By Linzi Lewis and Sabrina Masinjila*
The expansion of the corporate seed market, embedded in the green revolution agenda in sub-Saharan Africa is progressing very fast. This expansion is going hand in hand with regional policies and regulations – in a process also known as seed harmonisation – that will enable facilitate trade across national borders. This has been the case in Southern and Eastern Africa in the last two and a half decades within three overlapping regions-SADC, COMESA and the EAC. These harmonised seed regulations focus solely on the formal seed sector, both neglecting and prohibiting the historical and current role played by farmer-managed seed systems, which indisputably provide the majority of seed used in food production across the continent. The harmonisation efforts attempt to shortcircuit lengthy and costly variety testing and release processes that take place at the national level. Proponents of the seed regulations argue that this will facilitate greater availability of seed and will increase smallholder farmers’ access to improved seed.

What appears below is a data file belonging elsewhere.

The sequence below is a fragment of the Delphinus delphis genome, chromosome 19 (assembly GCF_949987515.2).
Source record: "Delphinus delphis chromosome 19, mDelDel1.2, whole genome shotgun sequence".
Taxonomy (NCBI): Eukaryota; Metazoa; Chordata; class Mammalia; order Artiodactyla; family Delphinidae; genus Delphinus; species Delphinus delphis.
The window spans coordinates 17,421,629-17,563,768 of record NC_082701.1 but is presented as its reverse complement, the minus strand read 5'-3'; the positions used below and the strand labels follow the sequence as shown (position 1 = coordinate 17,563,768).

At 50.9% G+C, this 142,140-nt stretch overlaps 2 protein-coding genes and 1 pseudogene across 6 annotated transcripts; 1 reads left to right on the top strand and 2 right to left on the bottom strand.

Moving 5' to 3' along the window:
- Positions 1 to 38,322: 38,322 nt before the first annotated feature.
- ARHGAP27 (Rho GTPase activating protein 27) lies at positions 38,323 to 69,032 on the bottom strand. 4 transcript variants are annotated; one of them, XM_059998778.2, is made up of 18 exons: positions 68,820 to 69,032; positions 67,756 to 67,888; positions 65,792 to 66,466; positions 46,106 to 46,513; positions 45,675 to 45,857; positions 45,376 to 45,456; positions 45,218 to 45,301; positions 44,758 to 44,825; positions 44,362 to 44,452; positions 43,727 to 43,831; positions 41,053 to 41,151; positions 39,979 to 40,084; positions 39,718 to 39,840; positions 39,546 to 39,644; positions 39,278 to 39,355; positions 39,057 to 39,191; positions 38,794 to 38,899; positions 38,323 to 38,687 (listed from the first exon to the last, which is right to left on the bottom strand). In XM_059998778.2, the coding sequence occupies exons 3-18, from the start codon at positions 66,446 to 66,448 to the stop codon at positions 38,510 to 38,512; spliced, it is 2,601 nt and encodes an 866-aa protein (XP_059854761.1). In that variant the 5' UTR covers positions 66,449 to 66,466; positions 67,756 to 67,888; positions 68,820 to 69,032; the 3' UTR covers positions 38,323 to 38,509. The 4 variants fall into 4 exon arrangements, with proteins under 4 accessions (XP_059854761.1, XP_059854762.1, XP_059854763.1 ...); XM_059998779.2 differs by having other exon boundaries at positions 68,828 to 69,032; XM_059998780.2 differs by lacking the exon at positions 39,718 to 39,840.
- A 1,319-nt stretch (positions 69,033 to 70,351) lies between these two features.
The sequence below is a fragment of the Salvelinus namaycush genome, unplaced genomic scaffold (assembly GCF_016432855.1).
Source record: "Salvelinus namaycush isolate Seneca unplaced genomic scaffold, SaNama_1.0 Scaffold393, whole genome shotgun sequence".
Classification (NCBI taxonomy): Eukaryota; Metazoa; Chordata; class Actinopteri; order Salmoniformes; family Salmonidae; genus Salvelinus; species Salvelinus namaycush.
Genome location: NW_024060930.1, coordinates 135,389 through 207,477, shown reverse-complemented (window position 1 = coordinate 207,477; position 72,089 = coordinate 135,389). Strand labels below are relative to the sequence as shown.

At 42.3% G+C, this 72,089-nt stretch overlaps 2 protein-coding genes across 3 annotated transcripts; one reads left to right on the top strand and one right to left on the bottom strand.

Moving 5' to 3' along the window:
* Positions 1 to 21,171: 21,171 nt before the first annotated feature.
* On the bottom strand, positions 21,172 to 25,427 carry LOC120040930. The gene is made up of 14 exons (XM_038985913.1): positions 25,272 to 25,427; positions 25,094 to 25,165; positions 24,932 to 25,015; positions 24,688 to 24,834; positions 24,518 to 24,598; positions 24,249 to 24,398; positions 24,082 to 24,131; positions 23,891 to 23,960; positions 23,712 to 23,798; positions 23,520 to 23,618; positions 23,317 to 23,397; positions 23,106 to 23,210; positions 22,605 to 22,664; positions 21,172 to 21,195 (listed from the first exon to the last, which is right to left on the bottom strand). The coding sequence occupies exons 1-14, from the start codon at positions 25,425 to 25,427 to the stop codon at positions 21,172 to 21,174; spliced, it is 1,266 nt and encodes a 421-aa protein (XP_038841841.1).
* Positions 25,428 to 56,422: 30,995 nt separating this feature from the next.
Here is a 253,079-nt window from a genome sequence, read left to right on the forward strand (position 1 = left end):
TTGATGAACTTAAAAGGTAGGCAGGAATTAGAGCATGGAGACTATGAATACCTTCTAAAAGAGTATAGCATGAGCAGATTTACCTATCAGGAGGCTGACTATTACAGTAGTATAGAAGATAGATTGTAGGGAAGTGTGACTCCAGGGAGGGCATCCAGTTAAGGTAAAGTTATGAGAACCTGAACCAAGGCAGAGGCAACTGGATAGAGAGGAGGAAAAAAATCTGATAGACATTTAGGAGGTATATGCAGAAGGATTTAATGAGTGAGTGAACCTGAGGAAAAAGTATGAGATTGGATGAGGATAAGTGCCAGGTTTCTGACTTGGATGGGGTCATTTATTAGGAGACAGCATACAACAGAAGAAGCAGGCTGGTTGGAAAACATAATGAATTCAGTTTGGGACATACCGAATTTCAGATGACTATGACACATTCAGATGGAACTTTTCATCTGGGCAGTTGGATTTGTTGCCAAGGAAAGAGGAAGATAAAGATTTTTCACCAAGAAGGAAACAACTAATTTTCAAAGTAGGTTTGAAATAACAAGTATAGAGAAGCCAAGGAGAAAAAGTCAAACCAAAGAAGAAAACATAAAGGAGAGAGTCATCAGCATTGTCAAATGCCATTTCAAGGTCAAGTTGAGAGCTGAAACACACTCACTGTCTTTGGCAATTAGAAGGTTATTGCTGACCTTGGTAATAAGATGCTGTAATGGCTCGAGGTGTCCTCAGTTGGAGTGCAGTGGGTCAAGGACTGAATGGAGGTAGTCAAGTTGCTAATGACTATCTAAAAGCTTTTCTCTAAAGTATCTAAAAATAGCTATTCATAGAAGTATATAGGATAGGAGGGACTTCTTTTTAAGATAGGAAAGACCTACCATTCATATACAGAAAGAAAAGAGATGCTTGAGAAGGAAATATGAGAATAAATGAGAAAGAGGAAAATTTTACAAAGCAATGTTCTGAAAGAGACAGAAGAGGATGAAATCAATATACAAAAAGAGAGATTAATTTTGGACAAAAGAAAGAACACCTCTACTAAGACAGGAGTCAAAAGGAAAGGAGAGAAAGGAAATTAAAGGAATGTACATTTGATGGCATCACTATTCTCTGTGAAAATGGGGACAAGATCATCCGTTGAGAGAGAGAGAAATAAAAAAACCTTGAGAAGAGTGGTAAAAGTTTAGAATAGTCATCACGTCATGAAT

It is questionable though, whether the formal seed systems which favour large-scale seed corporations will be able to meet African farmers’ requirement on access to good quality seed in sufficient time.